Pandemics Not State Libs’ Real Problem

Written by:
26 February 2021
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It’s true the coronavirus has made the job of being in opposition difficult. It’s understandable at times of crisis the public want stability and unity, not criticism and division. What’s less understandable is the parochialism and at times mean-spiritedness the crisis has provoked – which many premiers, with the notable exception of Gladys Berejiklian, have manipulated.

The coronavirus and border closures help explain the re-election of the Palaszczuk Labor government in Queensland last year. Statements from that state’s premier that “people living in New South Wales, they have NSW hospitals, in Queensland we have Queensland hospital for our people”, sadly, contributed to Palaszczuk’s re-election. The Premier said this as a 14-year-old boy with a double-lung transplant was denied permission to travel for medical treatment from Tweed Heads in NSW to Brisbane. But the coronavirus doesn’t explain the previous state election losses of the Liberal Nationals in 2017 and 2015.

It looks like the Liberals in Western Australia could be annihilated at that state’s election in a fortnight. Some might argue they deserve to be. The Labor Western Australia energy minister described the Liberals’ plan to shut all government-owned coal-fired power stations by 2025 as “risky”, “not realistic” and “reflects Mr Kirkup’s inexperience”. Zak Kirkup is the 34 year-old opposition leader in the state who has been an MP for four years. But Kirkup can’t be blamed for the Liberals’ loss at the 2017 election that saw them reduced from 31 out of 59 seats in the WA Parliament to 18. On some predictions the Liberals will be fortunate to have even two seats after the coming election.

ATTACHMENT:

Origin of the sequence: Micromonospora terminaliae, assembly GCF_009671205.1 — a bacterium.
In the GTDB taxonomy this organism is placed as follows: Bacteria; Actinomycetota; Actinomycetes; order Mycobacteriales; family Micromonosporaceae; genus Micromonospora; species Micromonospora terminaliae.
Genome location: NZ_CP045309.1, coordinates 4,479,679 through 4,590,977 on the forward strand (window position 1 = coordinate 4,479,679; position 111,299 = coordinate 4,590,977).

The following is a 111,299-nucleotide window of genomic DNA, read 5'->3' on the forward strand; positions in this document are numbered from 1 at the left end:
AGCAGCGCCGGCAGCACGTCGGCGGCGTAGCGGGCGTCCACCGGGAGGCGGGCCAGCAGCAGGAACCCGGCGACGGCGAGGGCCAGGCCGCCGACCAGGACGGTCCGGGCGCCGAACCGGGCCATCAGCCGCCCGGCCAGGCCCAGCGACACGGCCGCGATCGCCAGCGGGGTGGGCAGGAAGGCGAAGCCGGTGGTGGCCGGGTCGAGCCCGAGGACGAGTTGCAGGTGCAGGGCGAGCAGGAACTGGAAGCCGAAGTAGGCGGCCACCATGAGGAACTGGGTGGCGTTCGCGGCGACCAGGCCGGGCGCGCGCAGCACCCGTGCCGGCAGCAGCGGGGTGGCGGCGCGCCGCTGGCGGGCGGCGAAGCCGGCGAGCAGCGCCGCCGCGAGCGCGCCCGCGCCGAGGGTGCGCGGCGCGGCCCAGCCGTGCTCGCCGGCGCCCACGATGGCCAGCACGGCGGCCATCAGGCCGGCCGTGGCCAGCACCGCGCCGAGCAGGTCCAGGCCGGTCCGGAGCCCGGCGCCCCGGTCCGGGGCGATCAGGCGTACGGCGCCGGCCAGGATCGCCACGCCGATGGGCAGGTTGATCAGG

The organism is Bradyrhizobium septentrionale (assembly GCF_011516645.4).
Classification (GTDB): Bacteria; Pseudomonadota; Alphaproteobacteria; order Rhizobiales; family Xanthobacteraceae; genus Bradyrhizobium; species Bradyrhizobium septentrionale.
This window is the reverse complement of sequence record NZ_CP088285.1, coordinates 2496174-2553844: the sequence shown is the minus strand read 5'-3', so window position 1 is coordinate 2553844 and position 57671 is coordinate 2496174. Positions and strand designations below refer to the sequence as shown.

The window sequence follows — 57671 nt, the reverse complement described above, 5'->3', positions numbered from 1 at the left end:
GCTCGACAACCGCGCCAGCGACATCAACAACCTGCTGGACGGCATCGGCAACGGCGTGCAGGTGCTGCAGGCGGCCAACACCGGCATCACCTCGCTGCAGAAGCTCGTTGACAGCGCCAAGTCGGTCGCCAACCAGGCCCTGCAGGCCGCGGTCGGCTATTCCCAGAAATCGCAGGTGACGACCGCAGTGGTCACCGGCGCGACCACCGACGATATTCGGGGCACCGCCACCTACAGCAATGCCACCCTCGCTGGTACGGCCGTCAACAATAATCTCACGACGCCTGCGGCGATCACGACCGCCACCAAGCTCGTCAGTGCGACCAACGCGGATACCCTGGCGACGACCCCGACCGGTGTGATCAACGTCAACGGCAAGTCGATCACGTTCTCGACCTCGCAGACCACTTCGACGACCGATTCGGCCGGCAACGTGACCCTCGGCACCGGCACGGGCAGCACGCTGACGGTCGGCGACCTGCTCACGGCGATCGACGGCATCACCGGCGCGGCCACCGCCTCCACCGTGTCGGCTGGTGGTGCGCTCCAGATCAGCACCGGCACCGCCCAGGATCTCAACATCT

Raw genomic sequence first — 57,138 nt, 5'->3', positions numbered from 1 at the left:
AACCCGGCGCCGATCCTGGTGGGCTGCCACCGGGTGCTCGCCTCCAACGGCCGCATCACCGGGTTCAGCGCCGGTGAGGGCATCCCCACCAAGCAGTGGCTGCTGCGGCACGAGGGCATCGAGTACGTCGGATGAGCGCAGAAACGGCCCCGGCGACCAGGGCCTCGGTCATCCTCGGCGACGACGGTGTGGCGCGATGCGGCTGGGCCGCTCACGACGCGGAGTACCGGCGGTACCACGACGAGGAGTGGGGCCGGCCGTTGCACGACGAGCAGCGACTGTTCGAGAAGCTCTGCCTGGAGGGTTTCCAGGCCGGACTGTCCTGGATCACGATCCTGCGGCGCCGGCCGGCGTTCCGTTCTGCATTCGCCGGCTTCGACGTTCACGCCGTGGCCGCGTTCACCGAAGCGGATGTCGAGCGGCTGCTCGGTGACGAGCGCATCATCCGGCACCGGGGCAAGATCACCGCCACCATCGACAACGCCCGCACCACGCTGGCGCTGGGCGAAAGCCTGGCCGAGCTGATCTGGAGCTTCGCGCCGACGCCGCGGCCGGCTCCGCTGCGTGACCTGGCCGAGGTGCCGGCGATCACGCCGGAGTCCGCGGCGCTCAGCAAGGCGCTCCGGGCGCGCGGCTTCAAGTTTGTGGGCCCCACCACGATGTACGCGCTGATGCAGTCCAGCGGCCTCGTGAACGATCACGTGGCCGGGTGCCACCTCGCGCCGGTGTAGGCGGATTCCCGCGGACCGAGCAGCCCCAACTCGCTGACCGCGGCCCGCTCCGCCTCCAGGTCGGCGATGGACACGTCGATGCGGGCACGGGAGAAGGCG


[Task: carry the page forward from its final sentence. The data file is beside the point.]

Likewise, if he decides to remain as Labor leader, on current indications Premier Daniel Andrews will easily be re-elected in Victoria next year. Michael O’Brien, the Victorian Liberal leader, might be finding it difficult to get the attention of the public amid the barracking for Andrews of most of Melbourne’s media, but it wasn’t O’Brien who led the Liberals to election defeats in 2018 and 2014. The coronavirus has nothing to do with the Victorian Liberals losing seven of the past 10 elections in the state.

The truth is that the Liberals’ problems in the states that make up more than half the country are deep-seated and profound. Much is made, correctly, of the conflict within the Labor Party between its once working-class base and its modern green-left wing. Within the state Liberal Party divisions there’s a similar conflict. Some Liberals believe the party should represent the economic, cultural and social aspirations of mainstream voters in the suburbs who aren’t on Twitter all day.

Too often state Liberals have avoided asking themselves the basic question of who they’re trying to represent and gone for the easy option of changing leaders.

Liberals in opposition tend to promise more of the same as Labor, only delivered slightly more efficiently. In the past when the public were concerned about state government finances the Liberals offering versions “pragmatic managerialism” might have worked – it doesn’t now.

This week Moody’s downgraded Victoria’s credit rating from AAA to AA1 and declared its outlook was “negative”. Three months ago Standard & Poor’s also lowered the state’s rating.

Once Moody’s decision would have been front page news – this week it hardly rated a mention. Victoria’s state government debt will triple between now and 2023-34. The state’s treasurer made no apologies for this, saying Victoria was only doing what everyone else was doing too: “We, like the federal government … are borrowing to drive investment, create jobs and revive our economy.”

Tony Abbott was the most successful federal opposition leader of any party of the past half century, and a good case could be made that Gough Whitlam would rank second. Both led their party from opposition into government, something accomplished by only a very small number of leaders of either party.

As Abbot has put it, the task of a leader of the opposition is simple, but not necessarily easy. It is to “demonstrate how life will be different and better for people if they vote for the opposition”.

Trying to be different from state Labor governments is not something Liberal oppositions tend to do these days – and the results of this approach speak for themselves.

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